Massenet is sometimes, perhaps often, both inside and outside France, seen as a bit of a workaday composer. He had generous encouragement from Adolphe Adam, a major figure of mid-19th century Parisian opera. His use of chromaticism, it has been noted, is not Wagnerian – Lohengrin, perhaps, but never Tristan. But his youthful character does not bespeak musical acquiescence or unoriginality, as Duncan Ward’s prising out of great swathes of magnificent, and fresh, compositional detail here at Glyndebourne showed. Running away to pursue his chosen art puts Massenet firmly in the category of the young poet Arthur Rimbaud; or of equally young (Achille-) Claude Debussy who was famously truculent as a teenager (ostentatiously revolting against the more conservative Conservatoire), until saved by his best mentor and friend Ernest Guiraud, and by his travels and sojourns with Madame Nadezhda von Meck, Tchaikovsky’s patroness.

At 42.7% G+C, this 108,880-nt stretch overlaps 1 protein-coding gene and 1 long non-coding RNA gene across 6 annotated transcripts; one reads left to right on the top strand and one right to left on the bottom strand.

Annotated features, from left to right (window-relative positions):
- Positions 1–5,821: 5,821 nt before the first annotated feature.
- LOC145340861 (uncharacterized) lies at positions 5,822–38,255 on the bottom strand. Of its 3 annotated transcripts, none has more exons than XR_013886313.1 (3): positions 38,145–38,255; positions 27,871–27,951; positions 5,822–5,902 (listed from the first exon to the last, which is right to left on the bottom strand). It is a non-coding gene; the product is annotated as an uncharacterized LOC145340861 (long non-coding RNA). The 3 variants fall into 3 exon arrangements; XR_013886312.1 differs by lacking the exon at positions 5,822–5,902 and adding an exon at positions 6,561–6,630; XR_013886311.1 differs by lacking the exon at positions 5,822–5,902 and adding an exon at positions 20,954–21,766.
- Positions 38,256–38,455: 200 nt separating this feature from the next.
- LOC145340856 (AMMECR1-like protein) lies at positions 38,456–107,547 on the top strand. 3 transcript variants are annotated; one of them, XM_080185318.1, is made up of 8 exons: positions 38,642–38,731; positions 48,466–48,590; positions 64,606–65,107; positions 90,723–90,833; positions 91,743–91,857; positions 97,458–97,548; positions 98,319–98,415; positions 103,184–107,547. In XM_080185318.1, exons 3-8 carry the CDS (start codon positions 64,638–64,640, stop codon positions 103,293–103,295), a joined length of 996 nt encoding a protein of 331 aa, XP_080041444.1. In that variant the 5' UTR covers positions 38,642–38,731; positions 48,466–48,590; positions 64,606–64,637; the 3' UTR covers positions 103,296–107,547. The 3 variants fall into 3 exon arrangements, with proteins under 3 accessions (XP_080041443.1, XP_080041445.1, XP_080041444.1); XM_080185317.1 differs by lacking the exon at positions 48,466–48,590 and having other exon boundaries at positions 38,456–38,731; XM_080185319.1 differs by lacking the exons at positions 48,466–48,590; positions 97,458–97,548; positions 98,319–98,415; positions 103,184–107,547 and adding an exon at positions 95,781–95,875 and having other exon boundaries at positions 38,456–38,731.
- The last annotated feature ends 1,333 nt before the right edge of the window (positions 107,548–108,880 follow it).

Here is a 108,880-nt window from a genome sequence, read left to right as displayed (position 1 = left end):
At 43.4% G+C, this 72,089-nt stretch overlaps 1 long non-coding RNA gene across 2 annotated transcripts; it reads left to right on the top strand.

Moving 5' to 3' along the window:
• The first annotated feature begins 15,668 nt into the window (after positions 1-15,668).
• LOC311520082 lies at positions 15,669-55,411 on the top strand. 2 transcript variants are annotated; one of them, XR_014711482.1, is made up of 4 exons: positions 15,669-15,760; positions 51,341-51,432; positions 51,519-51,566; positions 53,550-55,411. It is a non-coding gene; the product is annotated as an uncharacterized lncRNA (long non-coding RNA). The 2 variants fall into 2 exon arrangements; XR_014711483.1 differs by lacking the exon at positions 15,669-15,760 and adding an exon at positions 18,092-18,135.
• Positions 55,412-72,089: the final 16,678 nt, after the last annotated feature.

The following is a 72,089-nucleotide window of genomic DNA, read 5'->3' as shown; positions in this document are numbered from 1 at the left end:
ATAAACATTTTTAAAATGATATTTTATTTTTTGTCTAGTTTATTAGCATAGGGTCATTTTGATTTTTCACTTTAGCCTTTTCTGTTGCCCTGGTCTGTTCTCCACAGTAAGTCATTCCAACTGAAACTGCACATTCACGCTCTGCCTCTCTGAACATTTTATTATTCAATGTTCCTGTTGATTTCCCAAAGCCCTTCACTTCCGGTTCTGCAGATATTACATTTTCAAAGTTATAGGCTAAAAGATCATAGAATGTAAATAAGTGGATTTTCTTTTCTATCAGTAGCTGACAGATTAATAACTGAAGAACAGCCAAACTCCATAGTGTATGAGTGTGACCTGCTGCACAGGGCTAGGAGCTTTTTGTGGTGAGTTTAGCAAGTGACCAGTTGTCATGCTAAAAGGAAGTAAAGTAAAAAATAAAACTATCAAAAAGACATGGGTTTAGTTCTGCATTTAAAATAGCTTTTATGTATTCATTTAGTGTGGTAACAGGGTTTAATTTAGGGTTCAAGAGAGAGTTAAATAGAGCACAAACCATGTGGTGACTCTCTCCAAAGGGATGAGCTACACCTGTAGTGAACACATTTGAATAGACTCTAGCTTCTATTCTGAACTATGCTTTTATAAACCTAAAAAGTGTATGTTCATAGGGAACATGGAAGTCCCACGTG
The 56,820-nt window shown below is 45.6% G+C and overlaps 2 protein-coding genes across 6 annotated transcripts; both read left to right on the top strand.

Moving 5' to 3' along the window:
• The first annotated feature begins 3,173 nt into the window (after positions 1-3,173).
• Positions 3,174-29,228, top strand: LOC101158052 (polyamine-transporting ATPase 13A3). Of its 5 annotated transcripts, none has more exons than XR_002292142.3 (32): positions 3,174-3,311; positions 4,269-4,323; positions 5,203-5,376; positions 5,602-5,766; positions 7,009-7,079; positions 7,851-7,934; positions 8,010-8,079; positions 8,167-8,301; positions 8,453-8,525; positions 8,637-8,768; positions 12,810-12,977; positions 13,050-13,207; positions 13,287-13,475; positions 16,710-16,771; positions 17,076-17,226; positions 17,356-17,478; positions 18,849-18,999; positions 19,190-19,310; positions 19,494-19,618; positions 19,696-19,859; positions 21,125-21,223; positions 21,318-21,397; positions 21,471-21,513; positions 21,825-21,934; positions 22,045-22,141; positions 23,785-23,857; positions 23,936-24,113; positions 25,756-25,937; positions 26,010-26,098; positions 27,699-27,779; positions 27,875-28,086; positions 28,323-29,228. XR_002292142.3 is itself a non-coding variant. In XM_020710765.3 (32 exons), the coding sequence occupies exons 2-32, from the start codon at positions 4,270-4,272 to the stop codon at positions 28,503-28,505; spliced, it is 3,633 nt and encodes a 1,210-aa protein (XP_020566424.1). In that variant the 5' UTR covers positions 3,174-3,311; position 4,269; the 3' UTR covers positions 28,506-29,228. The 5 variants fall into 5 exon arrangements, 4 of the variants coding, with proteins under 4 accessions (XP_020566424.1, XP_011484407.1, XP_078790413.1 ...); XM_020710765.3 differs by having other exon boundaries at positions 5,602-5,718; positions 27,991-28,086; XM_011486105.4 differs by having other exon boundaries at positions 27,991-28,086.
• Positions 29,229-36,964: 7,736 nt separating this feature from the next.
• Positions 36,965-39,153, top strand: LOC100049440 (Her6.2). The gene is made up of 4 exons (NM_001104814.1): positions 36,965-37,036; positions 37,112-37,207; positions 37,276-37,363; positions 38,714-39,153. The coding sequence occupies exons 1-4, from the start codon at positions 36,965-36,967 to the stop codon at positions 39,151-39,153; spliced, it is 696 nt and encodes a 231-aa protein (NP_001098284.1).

All three were admirably headstrong youths, and Massenet, it could be said, showed equal determination to the others. Like Debussy, who also entered the Conservatoire in 1872 aged just 11, and who was taught (another coincidence) for 3 years by Mme Antoinette Mauté de Fleurville, a pupil of Chopin, (and, incidentally, the mother-in-law of the teenage Rimbaud’s fellow-poet and passing lover, Paul Verlaine), Massenet won the coveted Prix de Rome (at second attempt: Debussy fared even better, winning twice).